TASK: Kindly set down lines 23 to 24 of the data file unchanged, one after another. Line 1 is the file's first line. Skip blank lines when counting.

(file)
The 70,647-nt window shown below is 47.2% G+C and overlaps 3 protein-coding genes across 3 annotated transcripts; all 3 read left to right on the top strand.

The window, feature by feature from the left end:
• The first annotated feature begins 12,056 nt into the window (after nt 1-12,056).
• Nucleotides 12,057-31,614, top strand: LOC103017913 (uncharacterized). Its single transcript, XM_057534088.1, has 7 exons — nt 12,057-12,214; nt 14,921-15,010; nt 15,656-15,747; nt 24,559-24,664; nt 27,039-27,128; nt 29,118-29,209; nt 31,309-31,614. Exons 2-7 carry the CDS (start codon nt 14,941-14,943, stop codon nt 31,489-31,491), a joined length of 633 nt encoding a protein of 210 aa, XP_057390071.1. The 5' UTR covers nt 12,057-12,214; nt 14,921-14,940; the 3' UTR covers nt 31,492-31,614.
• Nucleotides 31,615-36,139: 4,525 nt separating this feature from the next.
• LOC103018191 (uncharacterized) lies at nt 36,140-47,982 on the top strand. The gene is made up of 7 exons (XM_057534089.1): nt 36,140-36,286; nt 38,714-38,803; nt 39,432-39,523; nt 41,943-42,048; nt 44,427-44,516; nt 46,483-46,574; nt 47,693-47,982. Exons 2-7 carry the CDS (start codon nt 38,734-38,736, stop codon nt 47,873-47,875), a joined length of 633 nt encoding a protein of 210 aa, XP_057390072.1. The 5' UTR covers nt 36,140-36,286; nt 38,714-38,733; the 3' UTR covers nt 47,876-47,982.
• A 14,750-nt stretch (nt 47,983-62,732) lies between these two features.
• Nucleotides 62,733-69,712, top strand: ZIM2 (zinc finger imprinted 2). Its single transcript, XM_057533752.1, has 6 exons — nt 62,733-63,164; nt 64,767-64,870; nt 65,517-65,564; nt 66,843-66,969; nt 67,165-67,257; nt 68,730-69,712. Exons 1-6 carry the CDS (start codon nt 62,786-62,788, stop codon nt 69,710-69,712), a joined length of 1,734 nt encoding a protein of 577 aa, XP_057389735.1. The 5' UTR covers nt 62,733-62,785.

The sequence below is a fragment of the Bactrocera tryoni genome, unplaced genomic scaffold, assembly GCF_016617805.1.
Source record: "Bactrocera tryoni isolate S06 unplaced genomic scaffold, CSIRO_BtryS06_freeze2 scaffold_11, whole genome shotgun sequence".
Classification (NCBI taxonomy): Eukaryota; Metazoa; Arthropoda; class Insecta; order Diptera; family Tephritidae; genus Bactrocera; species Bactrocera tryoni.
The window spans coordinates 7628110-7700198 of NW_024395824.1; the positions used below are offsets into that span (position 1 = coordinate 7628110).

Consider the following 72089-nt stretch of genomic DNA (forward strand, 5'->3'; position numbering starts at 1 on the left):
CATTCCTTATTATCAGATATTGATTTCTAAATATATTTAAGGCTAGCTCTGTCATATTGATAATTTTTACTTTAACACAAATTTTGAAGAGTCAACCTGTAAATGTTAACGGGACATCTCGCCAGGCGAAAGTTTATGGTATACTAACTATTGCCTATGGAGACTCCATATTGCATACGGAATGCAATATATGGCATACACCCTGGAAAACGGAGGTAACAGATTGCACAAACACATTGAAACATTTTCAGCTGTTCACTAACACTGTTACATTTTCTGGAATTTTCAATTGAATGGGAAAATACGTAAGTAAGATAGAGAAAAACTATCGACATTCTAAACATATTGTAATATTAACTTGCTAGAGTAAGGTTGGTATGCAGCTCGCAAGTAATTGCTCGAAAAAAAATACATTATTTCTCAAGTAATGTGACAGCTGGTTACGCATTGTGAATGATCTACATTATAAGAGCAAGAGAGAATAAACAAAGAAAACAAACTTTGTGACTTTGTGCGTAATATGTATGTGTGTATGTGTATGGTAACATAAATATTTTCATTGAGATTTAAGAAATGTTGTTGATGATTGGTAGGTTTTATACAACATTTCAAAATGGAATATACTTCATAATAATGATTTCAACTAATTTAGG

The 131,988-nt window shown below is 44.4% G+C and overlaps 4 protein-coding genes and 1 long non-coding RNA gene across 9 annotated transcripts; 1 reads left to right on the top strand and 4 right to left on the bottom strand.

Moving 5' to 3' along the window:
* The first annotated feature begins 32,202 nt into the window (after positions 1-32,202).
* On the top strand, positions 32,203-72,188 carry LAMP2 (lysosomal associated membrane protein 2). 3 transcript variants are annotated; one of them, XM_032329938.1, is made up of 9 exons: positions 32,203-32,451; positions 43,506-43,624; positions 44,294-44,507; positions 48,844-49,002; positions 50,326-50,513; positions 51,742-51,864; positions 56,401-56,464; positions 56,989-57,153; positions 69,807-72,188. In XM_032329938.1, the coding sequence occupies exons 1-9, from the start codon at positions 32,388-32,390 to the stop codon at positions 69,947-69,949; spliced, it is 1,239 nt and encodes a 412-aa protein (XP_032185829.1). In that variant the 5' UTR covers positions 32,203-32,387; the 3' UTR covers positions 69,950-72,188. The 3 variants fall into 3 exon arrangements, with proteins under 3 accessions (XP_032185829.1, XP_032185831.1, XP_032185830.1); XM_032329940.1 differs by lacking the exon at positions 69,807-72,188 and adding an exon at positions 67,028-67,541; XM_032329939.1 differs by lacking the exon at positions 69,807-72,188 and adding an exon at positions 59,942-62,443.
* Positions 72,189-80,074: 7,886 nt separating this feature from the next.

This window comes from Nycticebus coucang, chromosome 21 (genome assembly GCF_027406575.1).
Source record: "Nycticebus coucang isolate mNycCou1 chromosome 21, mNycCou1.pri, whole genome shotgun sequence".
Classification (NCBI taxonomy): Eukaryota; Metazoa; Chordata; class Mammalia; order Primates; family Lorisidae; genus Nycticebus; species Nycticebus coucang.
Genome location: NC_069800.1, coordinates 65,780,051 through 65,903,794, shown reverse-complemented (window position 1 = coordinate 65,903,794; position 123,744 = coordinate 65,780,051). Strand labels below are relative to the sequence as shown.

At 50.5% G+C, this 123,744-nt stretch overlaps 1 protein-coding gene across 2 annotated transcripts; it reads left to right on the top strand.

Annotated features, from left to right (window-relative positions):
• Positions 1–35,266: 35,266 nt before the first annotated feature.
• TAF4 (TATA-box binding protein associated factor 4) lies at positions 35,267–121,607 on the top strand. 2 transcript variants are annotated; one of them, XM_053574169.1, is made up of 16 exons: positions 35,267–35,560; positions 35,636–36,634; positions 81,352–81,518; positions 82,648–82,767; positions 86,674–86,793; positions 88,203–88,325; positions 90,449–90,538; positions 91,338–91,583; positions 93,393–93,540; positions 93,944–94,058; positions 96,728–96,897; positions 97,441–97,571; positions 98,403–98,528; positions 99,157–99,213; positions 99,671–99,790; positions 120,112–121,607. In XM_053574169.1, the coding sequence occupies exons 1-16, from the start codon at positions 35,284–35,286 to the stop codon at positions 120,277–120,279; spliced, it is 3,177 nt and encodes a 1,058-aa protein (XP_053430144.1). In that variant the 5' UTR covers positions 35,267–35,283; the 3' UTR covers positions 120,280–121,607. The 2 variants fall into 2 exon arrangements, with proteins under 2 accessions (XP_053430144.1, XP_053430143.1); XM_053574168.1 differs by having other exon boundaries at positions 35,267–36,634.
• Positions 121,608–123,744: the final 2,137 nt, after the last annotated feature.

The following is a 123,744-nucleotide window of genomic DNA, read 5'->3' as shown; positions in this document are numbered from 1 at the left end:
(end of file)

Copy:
Genome location: NC_069800.1, coordinates 65,780,051 through 65,903,794, shown reverse-complemented (window position 1 = coordinate 65,903,794; position 123,744 = coordinate 65,780,051). Strand labels below are relative to the sequence as shown.

At 50.5% G+C, this 123,744-nt stretch overlaps 1 protein-coding gene across 2 annotated transcripts; it reads left to right on the top strand.